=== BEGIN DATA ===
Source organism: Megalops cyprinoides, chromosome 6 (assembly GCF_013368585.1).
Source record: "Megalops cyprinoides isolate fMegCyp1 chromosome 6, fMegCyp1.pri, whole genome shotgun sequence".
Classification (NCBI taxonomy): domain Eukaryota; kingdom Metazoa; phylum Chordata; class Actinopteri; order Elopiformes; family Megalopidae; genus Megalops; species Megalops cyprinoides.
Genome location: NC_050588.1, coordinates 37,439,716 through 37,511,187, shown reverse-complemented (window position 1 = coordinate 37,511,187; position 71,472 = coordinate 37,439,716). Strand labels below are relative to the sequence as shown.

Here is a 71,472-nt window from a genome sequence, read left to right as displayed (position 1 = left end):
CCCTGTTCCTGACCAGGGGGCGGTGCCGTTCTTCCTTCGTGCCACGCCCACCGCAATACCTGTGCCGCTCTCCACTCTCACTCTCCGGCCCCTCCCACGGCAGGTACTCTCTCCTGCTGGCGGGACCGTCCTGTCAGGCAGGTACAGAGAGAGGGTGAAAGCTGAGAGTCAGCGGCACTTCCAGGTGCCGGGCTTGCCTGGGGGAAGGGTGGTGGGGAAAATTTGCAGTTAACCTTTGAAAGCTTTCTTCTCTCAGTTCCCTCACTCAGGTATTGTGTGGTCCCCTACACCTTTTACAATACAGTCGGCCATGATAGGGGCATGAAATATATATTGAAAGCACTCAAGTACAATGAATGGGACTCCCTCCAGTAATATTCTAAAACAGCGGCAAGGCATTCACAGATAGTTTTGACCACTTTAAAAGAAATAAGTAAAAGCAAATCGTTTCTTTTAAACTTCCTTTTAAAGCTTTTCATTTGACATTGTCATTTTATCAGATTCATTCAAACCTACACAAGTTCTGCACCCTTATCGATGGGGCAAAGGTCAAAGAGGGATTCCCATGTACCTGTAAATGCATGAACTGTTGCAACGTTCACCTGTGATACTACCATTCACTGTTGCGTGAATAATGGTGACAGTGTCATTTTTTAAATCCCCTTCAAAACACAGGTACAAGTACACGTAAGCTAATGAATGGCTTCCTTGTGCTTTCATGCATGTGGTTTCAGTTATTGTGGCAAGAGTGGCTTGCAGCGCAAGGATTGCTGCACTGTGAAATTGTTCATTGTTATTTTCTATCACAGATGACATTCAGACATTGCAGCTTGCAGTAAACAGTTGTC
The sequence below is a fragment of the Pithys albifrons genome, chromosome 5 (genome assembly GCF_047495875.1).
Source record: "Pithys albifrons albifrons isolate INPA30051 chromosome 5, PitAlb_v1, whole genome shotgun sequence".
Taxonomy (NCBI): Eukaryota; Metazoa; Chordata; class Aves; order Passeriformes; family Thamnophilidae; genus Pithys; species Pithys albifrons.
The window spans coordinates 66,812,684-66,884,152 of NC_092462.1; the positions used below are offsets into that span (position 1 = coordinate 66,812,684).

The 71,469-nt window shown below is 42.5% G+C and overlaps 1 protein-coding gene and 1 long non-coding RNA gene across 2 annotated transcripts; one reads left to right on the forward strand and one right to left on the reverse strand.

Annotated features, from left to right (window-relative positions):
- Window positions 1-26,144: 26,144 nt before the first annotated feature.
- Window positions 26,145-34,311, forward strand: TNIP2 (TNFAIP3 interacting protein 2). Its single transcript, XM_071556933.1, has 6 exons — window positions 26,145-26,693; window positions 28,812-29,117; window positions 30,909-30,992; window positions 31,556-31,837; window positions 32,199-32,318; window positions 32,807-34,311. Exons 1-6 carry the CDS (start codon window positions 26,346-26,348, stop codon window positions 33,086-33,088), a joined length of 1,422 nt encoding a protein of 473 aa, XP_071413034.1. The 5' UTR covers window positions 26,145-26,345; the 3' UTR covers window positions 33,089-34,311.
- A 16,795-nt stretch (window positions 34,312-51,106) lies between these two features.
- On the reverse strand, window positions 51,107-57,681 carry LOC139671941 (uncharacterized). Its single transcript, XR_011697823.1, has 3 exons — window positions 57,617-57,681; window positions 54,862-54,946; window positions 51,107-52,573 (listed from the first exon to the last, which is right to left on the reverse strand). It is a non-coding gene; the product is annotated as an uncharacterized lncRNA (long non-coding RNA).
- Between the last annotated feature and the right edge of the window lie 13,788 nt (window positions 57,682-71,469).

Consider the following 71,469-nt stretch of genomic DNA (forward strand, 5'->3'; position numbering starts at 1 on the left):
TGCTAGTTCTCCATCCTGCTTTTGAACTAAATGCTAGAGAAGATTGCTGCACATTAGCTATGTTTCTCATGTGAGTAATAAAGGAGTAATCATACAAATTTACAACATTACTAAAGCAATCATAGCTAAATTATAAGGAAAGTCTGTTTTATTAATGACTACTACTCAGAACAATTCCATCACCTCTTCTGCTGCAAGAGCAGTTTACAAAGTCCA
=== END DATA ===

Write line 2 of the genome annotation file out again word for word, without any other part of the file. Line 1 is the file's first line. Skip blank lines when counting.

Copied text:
Source record: "Megalops cyprinoides isolate fMegCyp1 chromosome 6, fMegCyp1.pri, whole genome shotgun sequence".